The National Cotton Council is recommending USDA begin using price quotes from Far East markets rather than Northern Europe to calculate the adjusted world price for the cotton marketing loan program.

The change is one of a series the Council is proposing to make U.S. raw cotton exports more competitive in the world market and to move more cotton out of the Commodity Credit Corp. loan to prospective, mostly foreign, buyers.

The new quotes would continue to come from the British-based Cotton Outlook Ltd., which compiles the Cotlook “A” Index, which USDA has used to determine the adjusted world price or AWP since Congress first approved the cotton marketing loan in the 1985 farm bill.

The Council also wants USDA to change the method for determining premiums and discounts in the CCC loan schedule from a simple average of spot market data averaged one-to-one with the previous year’s loan schedule to the three-year weighted moving average of weighted spot market data.

NCC leaders said the comprehensive set of recommendations they’ve been working on “addresses virtually every criticism leveled at the cotton program and strengthens the industry's ability to defend the central component of the producers’ safety net.”

The latter has drawn increasing criticism from such “non-governmental organizations” as Oxfam, the British charity group, and U.S. media outlets who have blamed the U.S. cotton program for everything from current low world cotton prices to poverty in Africa.

U.S. cotton merchants have also been seeking changes in the loan program to help move cotton from the CCC loan.

The new recommendations build on what has been a successful cotton program, according to John Pucheu, the Council’s chairman and a cotton producer from Tranquillity, Calif.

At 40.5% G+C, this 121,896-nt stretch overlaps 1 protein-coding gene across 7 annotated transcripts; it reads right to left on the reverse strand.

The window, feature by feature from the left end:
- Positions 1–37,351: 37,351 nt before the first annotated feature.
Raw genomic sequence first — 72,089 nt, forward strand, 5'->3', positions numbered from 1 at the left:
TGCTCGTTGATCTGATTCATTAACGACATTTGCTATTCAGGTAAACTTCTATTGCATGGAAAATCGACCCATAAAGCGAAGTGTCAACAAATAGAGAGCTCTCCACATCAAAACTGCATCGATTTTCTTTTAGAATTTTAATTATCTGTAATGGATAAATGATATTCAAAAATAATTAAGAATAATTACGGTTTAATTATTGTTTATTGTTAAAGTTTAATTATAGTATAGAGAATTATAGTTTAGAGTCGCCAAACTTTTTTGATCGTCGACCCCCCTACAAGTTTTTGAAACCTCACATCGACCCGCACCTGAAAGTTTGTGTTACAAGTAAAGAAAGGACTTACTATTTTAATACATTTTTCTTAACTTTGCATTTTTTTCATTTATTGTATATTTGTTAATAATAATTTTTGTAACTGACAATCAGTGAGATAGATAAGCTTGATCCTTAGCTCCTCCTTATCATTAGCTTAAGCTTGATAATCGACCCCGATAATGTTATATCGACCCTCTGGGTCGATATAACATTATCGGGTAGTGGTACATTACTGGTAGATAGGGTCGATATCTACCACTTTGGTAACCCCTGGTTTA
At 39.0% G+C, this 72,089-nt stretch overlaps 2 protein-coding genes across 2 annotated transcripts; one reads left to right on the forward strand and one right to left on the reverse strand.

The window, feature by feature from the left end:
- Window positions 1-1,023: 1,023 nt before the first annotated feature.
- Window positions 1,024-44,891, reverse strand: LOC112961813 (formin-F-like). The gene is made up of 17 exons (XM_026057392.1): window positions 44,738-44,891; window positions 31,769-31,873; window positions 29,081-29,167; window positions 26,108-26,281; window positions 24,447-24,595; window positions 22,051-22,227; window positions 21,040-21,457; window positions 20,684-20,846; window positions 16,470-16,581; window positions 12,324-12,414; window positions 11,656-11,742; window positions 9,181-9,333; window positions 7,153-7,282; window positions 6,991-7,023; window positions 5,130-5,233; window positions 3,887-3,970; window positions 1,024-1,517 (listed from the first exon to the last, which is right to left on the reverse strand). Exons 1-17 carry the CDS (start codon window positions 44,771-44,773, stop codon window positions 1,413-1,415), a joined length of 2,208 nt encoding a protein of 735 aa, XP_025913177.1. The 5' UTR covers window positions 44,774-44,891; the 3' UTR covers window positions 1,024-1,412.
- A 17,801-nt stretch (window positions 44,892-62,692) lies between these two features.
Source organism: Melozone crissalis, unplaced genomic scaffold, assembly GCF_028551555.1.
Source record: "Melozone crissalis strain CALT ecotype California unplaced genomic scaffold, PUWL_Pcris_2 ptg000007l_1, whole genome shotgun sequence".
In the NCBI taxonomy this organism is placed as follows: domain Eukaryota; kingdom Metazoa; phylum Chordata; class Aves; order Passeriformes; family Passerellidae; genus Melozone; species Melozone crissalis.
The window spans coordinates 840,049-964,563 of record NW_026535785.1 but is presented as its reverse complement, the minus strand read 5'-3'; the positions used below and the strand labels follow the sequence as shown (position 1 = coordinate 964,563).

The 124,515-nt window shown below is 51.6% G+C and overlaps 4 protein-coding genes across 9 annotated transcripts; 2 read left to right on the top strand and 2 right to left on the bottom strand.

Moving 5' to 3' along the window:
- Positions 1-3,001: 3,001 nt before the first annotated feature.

“We have the advantage of supporting a program structure that is sound and has a proven track record, while at the same time providing needed adjustments to improve its functionality in today’s market,” he said. “Our success will continue to depend upon a unified effort by our membership.”

Pucheu said the current low world cotton prices are causing problems not only for cotton producers individually, but for the cotton industry, as a whole, as Congress prepares to write a new farm bill.

Much has been said about the reduced baseline for the new farm bill. The ethanol-driven higher prices for grains and oilseeds mean projected spending on commodity programs is primarily the direct payment for many crops.

“Cotton stands out in the budget discussion because cotton is expected to have outlays in all three program areas of direct payments, counter-cyclical payments, and marketing loan gains for much of the next six years,” he noted.

Cotton industry leaders have been meeting for several months to discuss adjustments to the upland cotton marketing loan with the guiding principle that the loan’s role as a producer safety net should not hinder competitive offers for U.S. cotton in both domestic and international markets, said Pucheu.

“It became clear in April that industry consensus had to be achieved in short order to reduce the likelihood of disastrous legislation or regulatory action against cotton. It also was recognized that attempting to maintain the status quo for the marketing loan likely would empower cotton program critics and enable detrimental action for new farm legislation and regulatory changes that would possibly be associated with the 2007 crop.”

He said the Council’s Marketing Loan Working Group, chaired by NCC Vice Chairman Larry McClendon, a Marianna, Ark., producer, has met several times to find agreement on changes to provisions of the marketing loan.

The working group crafted a comprehensive and linked set of recommendations on a number of adjustments to the cotton marketing loan and adjustments to the AWP to fully recognize transportation cost, efficient movement of cotton and increased flexibility in loan redemptions.

Among those are: